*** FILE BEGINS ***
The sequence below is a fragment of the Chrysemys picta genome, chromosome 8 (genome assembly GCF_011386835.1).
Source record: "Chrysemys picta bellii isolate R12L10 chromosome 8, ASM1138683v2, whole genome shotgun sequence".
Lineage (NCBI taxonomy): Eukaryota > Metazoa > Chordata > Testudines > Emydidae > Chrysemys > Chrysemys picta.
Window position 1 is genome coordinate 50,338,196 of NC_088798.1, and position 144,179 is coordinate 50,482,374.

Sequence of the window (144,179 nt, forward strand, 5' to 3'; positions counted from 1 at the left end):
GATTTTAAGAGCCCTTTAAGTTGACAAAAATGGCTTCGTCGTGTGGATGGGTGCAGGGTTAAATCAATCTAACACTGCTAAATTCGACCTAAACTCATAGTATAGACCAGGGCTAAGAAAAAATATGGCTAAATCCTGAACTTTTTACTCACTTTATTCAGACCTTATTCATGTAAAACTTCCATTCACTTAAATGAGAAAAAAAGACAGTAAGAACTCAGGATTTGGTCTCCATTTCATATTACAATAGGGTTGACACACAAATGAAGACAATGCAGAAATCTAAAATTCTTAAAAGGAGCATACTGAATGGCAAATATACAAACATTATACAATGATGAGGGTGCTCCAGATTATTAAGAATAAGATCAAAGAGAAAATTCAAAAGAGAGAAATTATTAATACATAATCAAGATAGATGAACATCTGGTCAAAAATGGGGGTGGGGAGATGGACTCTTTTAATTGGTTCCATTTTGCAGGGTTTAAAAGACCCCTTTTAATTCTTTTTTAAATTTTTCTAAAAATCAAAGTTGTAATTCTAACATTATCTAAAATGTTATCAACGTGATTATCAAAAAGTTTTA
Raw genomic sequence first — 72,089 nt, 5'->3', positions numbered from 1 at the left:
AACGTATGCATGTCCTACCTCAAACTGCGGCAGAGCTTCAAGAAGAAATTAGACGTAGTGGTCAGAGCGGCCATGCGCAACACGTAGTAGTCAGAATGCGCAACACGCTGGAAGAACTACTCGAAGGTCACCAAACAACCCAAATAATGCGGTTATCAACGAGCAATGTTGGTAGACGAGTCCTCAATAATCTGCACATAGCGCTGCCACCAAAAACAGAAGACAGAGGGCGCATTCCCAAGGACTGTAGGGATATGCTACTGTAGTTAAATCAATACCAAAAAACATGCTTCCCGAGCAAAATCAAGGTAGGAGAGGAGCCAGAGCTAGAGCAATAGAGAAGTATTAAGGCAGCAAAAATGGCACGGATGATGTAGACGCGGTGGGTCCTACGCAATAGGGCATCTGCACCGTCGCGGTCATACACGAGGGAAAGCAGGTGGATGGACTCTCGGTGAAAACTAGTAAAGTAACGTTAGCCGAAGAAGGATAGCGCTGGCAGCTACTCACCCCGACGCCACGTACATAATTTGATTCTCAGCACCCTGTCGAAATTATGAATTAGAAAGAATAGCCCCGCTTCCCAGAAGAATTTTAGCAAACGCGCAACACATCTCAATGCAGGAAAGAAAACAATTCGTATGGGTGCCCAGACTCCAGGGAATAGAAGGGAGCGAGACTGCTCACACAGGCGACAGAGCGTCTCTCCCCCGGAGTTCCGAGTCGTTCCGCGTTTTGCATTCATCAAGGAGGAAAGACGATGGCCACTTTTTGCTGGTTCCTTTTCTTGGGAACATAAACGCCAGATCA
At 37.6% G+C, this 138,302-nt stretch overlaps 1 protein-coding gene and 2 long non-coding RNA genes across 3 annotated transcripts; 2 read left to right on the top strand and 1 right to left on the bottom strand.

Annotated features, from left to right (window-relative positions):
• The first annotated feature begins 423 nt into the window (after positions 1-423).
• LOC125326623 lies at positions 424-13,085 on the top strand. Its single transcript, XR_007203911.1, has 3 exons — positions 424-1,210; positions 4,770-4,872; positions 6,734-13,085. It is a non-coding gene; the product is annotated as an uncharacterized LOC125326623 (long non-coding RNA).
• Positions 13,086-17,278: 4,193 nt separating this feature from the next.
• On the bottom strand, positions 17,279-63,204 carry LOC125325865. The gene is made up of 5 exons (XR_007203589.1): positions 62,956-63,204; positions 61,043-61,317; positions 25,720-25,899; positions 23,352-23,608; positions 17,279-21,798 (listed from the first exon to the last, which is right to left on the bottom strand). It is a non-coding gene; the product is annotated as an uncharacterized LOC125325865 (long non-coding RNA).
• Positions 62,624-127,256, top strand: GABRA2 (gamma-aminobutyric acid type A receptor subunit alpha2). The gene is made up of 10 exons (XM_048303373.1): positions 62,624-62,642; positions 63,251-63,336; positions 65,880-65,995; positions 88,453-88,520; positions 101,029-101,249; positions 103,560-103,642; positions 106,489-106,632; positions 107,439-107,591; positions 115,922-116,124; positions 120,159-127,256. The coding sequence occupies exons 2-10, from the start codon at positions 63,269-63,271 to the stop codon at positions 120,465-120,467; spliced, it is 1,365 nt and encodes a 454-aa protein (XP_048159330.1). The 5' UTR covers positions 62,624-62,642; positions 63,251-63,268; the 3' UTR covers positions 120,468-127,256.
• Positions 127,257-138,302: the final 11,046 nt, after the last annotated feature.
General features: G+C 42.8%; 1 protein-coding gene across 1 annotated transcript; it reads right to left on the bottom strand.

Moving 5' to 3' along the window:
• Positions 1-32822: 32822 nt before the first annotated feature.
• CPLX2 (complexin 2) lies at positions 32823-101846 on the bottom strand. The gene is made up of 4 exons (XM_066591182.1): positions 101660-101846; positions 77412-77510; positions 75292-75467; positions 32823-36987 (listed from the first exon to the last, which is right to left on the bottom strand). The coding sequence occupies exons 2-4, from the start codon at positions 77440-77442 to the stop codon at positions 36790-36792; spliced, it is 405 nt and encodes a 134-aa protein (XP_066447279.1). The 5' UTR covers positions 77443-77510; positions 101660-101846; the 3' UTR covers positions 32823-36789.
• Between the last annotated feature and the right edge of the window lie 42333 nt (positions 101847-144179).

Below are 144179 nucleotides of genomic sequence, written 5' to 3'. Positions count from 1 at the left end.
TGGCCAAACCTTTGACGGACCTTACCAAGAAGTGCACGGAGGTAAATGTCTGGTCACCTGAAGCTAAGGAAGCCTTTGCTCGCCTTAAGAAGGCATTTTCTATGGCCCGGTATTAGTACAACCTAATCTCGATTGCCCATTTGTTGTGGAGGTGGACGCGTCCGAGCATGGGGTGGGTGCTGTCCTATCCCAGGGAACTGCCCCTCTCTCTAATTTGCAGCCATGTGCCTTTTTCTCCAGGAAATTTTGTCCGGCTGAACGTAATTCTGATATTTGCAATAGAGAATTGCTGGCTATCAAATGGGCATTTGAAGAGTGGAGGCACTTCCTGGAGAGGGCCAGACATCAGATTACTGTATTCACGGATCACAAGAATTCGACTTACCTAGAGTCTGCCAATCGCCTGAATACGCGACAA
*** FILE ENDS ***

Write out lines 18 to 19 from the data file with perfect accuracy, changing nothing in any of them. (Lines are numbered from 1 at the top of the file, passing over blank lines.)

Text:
Moving 5' to 3' along the window:
• Positions 1-32822: 32822 nt before the first annotated feature.